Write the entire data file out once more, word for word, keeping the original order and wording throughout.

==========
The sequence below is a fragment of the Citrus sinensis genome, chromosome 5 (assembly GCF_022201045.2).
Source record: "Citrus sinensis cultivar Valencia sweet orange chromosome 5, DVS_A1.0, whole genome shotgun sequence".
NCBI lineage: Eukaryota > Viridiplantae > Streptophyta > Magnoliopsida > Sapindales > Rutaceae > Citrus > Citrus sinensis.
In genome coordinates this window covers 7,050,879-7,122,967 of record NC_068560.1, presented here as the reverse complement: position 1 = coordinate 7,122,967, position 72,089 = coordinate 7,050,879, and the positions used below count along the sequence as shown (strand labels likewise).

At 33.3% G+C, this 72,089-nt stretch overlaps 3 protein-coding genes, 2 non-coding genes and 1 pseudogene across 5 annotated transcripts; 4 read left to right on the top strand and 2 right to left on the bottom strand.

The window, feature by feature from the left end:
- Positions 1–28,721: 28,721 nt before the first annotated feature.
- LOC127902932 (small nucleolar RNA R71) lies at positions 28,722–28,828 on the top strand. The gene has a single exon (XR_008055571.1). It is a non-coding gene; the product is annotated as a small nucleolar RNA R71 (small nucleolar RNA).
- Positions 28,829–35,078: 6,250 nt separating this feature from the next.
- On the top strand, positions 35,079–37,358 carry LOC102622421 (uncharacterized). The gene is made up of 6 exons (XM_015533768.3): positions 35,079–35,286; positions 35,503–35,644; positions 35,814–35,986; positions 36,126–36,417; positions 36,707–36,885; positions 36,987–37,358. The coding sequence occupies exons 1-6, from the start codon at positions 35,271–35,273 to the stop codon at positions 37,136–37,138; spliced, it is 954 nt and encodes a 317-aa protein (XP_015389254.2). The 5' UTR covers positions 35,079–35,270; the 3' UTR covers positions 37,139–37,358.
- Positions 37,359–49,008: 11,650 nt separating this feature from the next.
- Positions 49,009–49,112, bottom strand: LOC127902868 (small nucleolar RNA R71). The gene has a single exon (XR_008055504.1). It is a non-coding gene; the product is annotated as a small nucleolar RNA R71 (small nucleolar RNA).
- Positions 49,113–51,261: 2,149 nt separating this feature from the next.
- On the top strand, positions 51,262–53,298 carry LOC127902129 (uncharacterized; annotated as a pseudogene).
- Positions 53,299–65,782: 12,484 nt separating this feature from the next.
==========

The sequence below is a fragment of the Citrus sinensis genome, chromosome 5 (assembly GCF_022201045.2).
Source record: "Citrus sinensis cultivar Valencia sweet orange chromosome 5, DVS_A1.0, whole genome shotgun sequence".
NCBI lineage: Eukaryota > Viridiplantae > Streptophyta > Magnoliopsida > Sapindales > Rutaceae > Citrus > Citrus sinensis.
In genome coordinates this window covers 7,050,879-7,122,967 of record NC_068560.1, presented here as the reverse complement: position 1 = coordinate 7,122,967, position 72,089 = coordinate 7,050,879, and the positions used below count along the sequence as shown (strand labels likewise).

At 33.3% G+C, this 72,089-nt stretch overlaps 3 protein-coding genes, 2 non-coding genes and 1 pseudogene across 5 annotated transcripts; 4 read left to right on the top strand and 2 right to left on the bottom strand.

The window, feature by feature from the left end:
- Positions 1–28,721: 28,721 nt before the first annotated feature.
- LOC127902932 (small nucleolar RNA R71) lies at positions 28,722–28,828 on the top strand. The gene has a single exon (XR_008055571.1). It is a non-coding gene; the product is annotated as a small nucleolar RNA R71 (small nucleolar RNA).
- Positions 28,829–35,078: 6,250 nt separating this feature from the next.
- On the top strand, positions 35,079–37,358 carry LOC102622421 (uncharacterized). The gene is made up of 6 exons (XM_015533768.3): positions 35,079–35,286; positions 35,503–35,644; positions 35,814–35,986; positions 36,126–36,417; positions 36,707–36,885; positions 36,987–37,358. The coding sequence occupies exons 1-6, from the start codon at positions 35,271–35,273 to the stop codon at positions 37,136–37,138; spliced, it is 954 nt and encodes a 317-aa protein (XP_015389254.2). The 5' UTR covers positions 35,079–35,270; the 3' UTR covers positions 37,139–37,358.
- Positions 37,359–49,008: 11,650 nt separating this feature from the next.
- Positions 49,009–49,112, bottom strand: LOC127902868 (small nucleolar RNA R71). The gene has a single exon (XR_008055504.1). It is a non-coding gene; the product is annotated as a small nucleolar RNA R71 (small nucleolar RNA).
- Positions 49,113–51,261: 2,149 nt separating this feature from the next.
- On the top strand, positions 51,262–53,298 carry LOC127902129 (uncharacterized; annotated as a pseudogene).
- Positions 53,299–65,782: 12,484 nt separating this feature from the next.